Yoga and art were both in my schedule in Alaska and Denver, but on my green day I noticed negative thoughts that I carried from Alaska. I was able to catch these thoughts and change them into something positive. In this way, I think weed can help reshape habitual thought patterns (although so can meditation or cognitive behavioral therapy) that can be carried into sober life. I was also more artistically experimental, but again, that is something I should try to bring into sober life. Ultimately, weed should be the tool that builds new neural pathways rather than the fixed groundwork of the pathways.
Weed should perhaps be only a temporary thing. I am trying to rewire my mind right now and I have the free time and the flexibility to do that. Weed can help with it. I will soon travel to Asia and go on a long meditation or yoga retreat and those practices can be the tools for shaping my mind then. They are much healthier and more sustainable. People should have more constructive techniques like these for the long term, but weed can help quickly shift from one mindset to another when an evolution is in order.
So I will rest with the feeling that weed is okay if used in moderation, if used consciously, and if used with the right intention.
“Weed is a tool for your life journey. However, if it is used as a journey in itself, it can hurt your spirit.”
It’s Important to Have Good Conversations About Drugs
Deciding wether or not to publish this post was difficult for me, but I am posting it for a purpose. While recreational cannabis use is legal and widely accepted in my current location of Colorado, it is still illegal and heavily stigmatized in many places. The social and emotional charge around drug use polarizes people into opposing stances. Because of this polarization, the information available to us is usually biased by a group that either wants us to or to not use the drug of concern. This is problematic for young people who have trouble finding unbiased, grounded information when trying to make decisions about using drugs.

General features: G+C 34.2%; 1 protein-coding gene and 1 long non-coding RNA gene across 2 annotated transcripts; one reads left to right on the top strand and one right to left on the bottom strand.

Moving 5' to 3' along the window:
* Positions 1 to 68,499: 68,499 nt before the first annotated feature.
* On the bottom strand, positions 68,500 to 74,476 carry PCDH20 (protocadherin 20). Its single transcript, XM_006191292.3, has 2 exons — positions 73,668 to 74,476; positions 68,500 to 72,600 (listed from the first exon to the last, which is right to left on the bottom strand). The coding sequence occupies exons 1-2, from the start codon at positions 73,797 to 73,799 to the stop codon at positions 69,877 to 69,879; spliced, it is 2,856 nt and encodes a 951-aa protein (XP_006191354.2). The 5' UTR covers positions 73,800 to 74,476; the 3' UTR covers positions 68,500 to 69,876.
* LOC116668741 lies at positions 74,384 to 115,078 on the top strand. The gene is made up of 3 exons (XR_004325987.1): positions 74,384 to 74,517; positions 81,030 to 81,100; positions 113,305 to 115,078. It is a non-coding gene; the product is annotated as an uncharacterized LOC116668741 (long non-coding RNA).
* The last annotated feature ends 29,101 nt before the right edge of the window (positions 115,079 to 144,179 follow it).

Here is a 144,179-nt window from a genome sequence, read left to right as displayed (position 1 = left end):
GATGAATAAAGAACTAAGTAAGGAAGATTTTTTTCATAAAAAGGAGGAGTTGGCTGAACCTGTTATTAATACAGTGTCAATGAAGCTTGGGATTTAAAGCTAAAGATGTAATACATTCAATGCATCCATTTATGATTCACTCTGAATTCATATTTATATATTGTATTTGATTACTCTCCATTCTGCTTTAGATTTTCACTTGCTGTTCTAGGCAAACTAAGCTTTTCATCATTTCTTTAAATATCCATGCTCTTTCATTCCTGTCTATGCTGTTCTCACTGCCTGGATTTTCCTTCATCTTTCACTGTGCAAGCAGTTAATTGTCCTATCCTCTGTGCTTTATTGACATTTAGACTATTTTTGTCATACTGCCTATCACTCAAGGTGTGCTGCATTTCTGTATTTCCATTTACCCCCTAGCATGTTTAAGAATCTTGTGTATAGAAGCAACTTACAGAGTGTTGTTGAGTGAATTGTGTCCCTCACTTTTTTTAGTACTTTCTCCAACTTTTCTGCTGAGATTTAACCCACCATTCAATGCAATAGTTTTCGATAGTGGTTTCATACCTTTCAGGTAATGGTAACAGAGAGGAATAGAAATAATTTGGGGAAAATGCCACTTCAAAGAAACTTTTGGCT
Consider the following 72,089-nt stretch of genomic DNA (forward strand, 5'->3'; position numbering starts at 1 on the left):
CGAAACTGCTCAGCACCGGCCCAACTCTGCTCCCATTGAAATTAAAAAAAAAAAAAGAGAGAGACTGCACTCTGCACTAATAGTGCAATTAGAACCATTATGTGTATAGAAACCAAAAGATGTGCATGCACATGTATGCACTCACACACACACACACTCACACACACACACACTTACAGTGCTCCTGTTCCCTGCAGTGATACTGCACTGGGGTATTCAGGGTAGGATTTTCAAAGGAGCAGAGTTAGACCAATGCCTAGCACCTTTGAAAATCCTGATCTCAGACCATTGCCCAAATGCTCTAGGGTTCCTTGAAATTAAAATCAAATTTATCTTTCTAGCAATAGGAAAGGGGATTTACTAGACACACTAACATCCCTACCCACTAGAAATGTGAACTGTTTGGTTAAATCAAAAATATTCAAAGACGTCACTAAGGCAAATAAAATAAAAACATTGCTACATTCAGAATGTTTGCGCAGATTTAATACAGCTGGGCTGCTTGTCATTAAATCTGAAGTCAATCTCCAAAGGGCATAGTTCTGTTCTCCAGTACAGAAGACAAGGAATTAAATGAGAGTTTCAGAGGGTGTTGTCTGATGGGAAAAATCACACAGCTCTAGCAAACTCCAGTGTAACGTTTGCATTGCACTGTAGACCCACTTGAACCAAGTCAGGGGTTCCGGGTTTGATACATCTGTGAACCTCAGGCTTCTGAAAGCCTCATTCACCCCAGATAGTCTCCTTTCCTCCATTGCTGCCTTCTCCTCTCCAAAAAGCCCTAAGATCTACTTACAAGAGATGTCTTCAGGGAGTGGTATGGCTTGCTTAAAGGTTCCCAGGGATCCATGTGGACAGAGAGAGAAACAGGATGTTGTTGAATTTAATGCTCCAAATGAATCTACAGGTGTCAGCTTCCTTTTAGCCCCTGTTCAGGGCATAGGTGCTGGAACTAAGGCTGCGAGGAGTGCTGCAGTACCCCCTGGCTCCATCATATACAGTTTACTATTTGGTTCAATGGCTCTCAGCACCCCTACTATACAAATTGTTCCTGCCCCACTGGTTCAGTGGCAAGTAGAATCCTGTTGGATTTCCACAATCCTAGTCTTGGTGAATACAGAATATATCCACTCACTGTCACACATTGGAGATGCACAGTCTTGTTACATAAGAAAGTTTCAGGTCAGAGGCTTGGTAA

We need to release our charges and open the conversation. Using a drug does not define a person. Using a drug is a decision a very complex person in a very complex world makes to progress along their journey. Some people will let drugs define them, perhaps by doing things like wearing drug-themed apparel (note this applies to coffee as much as it does cannabis), but the drug use itself is not defining. If we continue to hold these charges rather than having balanced conversations, that charge will damage our children, our culture, our relationships with one another, and inevitably ourselves. So let’s keep the the conversation open, empathetic, and balanced.